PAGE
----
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A non-series mystery with an intriguing premise, Tracks has a determined protagonist and a fish-out-of-water sidekick solving a mystery at their own peril. Erin worries when her teen-aged babysitter fails to show up; although the grownups have a plausible explanation, Erin has a gut feeling that something is wrong. Under the cover of a science project in the woods, she decides to look for Amy herself, but she's saddled with a partner: Tiffany, a city girl who seems woefully unprepared for a wilderness adventure. Bledsoe places her characters in considerable peril-exposure, hypothermia, a possible cougar attack-but also grants them enough smarts to cope with the dangers. It's great to see a wilderness story with girls at the helm.
School Library Journal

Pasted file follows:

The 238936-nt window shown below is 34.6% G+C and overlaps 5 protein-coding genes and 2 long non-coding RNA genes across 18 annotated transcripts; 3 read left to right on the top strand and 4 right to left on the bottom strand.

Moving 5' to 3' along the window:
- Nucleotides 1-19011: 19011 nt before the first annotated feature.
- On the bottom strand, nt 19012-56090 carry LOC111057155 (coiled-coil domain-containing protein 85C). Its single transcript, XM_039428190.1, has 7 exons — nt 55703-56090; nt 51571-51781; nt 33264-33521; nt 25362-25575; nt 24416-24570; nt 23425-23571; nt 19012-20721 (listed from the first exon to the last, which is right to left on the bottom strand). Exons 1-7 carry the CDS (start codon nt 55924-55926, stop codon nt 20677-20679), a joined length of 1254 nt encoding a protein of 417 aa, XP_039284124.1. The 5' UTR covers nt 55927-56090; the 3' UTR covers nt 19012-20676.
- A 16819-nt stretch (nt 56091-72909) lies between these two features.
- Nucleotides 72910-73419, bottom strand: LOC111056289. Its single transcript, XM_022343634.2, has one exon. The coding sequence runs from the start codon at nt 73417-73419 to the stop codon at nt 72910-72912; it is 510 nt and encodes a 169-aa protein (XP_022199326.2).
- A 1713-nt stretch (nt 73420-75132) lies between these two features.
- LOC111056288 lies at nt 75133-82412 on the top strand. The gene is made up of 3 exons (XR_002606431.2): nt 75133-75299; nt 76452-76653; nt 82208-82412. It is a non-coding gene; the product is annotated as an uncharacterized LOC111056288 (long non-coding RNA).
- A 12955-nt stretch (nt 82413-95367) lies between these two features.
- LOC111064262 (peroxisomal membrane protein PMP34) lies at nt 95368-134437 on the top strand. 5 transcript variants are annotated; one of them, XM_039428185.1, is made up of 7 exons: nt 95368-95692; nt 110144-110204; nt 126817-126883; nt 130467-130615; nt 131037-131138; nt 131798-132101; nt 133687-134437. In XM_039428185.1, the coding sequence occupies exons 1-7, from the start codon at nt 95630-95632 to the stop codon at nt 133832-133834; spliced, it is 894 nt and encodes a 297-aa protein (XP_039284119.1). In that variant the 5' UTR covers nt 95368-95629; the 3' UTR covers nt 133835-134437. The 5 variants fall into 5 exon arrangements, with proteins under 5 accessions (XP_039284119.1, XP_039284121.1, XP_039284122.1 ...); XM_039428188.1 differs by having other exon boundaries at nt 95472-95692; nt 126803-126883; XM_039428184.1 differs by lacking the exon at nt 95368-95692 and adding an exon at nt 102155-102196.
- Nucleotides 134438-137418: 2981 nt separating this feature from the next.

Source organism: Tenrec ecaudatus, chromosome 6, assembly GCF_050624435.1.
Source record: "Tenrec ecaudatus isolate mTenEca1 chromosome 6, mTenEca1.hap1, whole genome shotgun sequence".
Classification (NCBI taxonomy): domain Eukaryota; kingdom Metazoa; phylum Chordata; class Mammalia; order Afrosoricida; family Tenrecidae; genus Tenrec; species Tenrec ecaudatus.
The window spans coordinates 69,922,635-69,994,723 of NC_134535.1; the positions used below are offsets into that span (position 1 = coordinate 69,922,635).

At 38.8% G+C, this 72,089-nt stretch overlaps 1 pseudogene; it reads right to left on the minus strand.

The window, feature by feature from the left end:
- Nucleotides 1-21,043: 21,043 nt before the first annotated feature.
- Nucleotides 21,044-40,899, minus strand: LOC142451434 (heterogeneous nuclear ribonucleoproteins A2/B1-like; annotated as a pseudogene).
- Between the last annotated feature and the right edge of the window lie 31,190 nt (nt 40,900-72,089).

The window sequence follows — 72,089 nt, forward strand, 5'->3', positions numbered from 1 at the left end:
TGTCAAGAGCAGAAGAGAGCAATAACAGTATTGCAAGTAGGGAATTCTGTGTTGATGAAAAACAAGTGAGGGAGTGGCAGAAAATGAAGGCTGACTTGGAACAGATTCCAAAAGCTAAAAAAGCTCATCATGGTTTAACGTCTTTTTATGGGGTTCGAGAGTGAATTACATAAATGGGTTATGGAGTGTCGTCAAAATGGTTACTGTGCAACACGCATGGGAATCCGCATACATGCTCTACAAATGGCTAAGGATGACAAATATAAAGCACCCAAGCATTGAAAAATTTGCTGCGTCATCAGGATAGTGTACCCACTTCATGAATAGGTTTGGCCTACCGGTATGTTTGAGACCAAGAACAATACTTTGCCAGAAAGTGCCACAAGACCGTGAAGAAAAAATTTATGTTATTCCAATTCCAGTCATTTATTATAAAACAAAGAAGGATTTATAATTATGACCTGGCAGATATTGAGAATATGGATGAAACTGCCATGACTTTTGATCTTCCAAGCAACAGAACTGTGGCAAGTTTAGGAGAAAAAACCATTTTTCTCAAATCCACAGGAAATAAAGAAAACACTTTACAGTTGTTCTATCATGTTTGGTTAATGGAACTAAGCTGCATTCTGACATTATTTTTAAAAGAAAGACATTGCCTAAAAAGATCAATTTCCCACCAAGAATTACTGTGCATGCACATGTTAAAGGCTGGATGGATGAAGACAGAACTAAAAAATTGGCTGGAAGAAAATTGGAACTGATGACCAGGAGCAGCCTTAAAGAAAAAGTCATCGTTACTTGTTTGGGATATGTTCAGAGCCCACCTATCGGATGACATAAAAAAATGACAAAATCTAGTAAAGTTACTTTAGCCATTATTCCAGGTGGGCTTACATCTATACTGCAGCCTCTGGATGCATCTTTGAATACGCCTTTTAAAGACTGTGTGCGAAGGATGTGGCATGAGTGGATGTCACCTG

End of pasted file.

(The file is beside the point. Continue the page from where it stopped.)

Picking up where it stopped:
Gr 4-6A straightforward tale of wilderness survival. Erin Flaherty, 10, and her science partner, Tiffany, set off into the snowy forest near their California mountain town, purportedly to find animal tracks for a school project. Erin is troubled by the disappearance of her 16-year-old babysitter, Amy, and believes that she may have hidden in a remote miner's cabin rather than face a move to Arizona. When the girls see boot tracks in the snow, Erin reluctantly confesses to Tiffany that her real agenda is locating Amy; to her surprise, Tiffany agrees to help. As a blizzard gathers, common sense dictates returning home, but their reckless determination leads them onward. A sprained ankle forces them to spend the night in the woods. The next morning, their plight worsens as they discover they are lost, matchless, hungry, and threatened by hypothermia and predators. The girls must rely solely on their wits to survive. Tiffany grows more confident in the face of adversity and discovers her essential self; she decides to reclaim her real Vietnamese name, Hoa Tran. Amy is finally found, nearly dead from exposure. Although they have all been through a difficult ordeal, Erin can see clearly the contrast between her and Hoa's strengthborne of elemental survivaland Amy's sad, frightened condition. The ending is abrupt, affording no encounter between the lost girls and their parents, but the simplicity and intensity of this adventure will satisfy many children, particularly those who like Gary Paulsen's Hatchet (S & S, 1987).Susan W. Hunter, Riverside Middle School, Springfield, VT